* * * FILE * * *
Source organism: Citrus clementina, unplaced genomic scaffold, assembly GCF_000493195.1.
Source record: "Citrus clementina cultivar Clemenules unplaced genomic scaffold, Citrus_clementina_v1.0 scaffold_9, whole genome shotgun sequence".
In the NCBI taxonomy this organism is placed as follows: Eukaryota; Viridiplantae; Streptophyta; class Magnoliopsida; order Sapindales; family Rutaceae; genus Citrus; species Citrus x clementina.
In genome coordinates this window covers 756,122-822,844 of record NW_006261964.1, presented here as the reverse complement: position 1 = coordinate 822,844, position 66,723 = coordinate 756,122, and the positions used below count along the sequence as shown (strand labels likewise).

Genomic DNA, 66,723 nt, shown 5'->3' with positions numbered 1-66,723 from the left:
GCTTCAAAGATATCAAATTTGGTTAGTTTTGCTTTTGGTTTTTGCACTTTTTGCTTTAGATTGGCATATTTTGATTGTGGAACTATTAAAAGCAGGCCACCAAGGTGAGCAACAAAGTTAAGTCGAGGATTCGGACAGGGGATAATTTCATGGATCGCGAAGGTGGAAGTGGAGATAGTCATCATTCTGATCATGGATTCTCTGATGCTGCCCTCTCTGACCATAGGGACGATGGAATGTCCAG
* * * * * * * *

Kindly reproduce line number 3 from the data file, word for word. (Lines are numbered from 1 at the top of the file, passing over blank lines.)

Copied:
In the NCBI taxonomy this organism is placed as follows: Eukaryota; Viridiplantae; Streptophyta; class Magnoliopsida; order Sapindales; family Rutaceae; genus Citrus; species Citrus x clementina.